Beijing Coma /北京植物人 Review
This book should come with a health warning: unsuitable for first-time visitors to China, for they may well decide to cancel their trip. Even old-time China-lovers, such as myself, should proceed with caution, as some of the things you’re about to read may put you off going back there forever!
Having suffered through some graphic descriptions of the unspeakable suffering, and the cruelties Chinese people inflicted upon each other during the Cultural Revolution; having shuddered at the inhumane way the death penalty is carried out and gasped at its utterly immoral connection to organ transplants, I found I had to keep repeating the words Dai Wei, the protagonist, says to his girlfriend, Tian Yi, as if they were a kind of mantra: “ ‘They aren’t evil, they’re just products of an evil system.’ ” (p. 504).
Dai Wei is in a coma; unable to move a muscle, though aware of his surroundings and with his memory intact. Through his memories, he relives his life, from his early childhood, when his father returns from a 22-year stint in a series of reform-through-labour camps, to the fatal denouement at Tiananmen Square, during which he is shot in the head. At regular intervals, Dai Wei’s attempts to return to his past are interrupted by his awareness of present events – the visits of his girlfriend or friends, his mother’s comments – or interspersed with clinical observations on the deterioration of his own body, as he is after all a Biologist.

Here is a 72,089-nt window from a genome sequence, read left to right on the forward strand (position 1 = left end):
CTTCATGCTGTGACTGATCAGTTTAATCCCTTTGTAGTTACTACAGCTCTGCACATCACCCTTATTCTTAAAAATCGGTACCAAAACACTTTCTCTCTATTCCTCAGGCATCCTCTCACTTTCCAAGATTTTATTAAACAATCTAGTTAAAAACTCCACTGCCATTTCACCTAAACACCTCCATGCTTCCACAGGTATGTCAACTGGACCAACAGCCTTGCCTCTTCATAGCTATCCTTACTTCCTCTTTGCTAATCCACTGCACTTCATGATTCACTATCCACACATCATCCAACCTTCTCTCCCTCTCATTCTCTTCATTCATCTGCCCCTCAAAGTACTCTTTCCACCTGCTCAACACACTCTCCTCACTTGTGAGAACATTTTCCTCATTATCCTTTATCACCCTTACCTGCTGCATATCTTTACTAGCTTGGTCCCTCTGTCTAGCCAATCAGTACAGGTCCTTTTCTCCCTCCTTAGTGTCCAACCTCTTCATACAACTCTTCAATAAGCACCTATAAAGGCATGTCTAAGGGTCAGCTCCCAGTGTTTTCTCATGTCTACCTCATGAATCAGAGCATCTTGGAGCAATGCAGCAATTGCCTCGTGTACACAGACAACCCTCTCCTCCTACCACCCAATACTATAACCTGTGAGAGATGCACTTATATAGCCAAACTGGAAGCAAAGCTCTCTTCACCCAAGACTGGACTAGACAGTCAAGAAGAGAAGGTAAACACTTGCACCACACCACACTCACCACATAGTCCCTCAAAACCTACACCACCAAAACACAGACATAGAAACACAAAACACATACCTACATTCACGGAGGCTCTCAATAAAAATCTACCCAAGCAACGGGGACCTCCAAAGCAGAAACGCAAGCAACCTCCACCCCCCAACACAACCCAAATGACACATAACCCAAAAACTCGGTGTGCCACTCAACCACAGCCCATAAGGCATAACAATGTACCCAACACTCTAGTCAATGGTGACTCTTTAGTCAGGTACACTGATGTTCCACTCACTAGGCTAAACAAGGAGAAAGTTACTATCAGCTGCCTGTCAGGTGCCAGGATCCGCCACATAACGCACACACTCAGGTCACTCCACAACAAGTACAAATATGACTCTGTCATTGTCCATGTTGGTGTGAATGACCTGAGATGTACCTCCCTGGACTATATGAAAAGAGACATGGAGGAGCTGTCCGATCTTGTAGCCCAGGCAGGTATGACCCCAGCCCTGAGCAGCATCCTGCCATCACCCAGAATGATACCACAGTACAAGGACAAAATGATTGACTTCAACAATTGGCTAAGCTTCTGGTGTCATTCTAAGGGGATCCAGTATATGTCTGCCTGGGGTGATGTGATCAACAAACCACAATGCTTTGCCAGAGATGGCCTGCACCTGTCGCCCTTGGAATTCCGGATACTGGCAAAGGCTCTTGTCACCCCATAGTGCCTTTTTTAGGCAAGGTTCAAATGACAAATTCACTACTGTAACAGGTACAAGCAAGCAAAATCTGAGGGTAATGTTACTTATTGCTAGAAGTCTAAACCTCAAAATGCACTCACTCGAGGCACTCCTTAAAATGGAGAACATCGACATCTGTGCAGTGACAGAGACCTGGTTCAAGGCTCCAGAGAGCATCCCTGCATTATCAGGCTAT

From his family history, childhood and adolescence, with a traumatic first arrest for ‘immoral behaviour’, we move gradually to his university days, first in Guangzhou and later in Beijing. At university, Dai Wei’s political awareness, a vague feeling of anger and frustration that until then had lain dormant, is shaken when he starts reading his father’s journals from his camp days. Over time, Continue reading “Beijing Coma (北京植物人) Mǎ Jiàn (马建) A Book Review”